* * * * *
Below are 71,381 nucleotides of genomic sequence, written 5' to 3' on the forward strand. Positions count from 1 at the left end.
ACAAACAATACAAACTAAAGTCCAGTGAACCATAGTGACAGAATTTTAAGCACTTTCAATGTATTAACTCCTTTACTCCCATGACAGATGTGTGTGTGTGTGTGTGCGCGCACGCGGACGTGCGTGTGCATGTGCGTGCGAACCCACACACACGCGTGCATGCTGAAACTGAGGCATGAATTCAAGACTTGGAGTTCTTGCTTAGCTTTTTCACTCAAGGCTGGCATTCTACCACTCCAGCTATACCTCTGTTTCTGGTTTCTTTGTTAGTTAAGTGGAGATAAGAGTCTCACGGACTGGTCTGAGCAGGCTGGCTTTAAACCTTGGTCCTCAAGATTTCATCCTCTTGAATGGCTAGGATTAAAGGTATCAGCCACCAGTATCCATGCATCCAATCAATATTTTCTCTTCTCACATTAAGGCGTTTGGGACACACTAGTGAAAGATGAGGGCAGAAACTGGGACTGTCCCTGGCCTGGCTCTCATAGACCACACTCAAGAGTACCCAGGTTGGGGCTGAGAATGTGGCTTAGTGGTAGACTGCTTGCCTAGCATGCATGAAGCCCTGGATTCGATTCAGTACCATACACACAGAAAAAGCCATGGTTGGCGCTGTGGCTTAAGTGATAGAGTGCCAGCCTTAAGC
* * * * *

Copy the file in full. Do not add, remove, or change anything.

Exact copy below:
Below are 71,381 nucleotides of genomic sequence, written 5' to 3' on the forward strand. Positions count from 1 at the left end.
ACAAACAATACAAACTAAAGTCCAGTGAACCATAGTGACAGAATTTTAAGCACTTTCAATGTATTAACTCCTTTACTCCCATGACAGATGTGTGTGTGTGTGTGTGCGCGCACGCGGACGTGCGTGTGCATGTGCGTGCGAACCCACACACACGCGTGCATGCTGAAACTGAGGCATGAATTCAAGACTTGGAGTTCTTGCTTAGCTTTTTCACTCAAGGCTGGCATTCTACCACTCCAGCTATACCTCTGTTTCTGGTTTCTTTGTTAGTTAAGTGGAGATAAGAGTCTCACGGACTGGTCTGAGCAGGCTGGCTTTAAACCTTGGTCCTCAAGATTTCATCCTCTTGAATGGCTAGGATTAAAGGTATCAGCCACCAGTATCCATGCATCCAATCAATATTTTCTCTTCTCACATTAAGGCGTTTGGGACACACTAGTGAAAGATGAGGGCAGAAACTGGGACTGTCCCTGGCCTGGCTCTCATAGACCACACTCAAGAGTACCCAGGTTGGGGCTGAGAATGTGGCTTAGTGGTAGACTGCTTGCCTAGCATGCATGAAGCCCTGGATTCGATTCAGTACCATACACACAGAAAAAGCCATGGTTGGCGCTGTGGCTTAAGTGATAGAGTGCCAGCCTTAAGC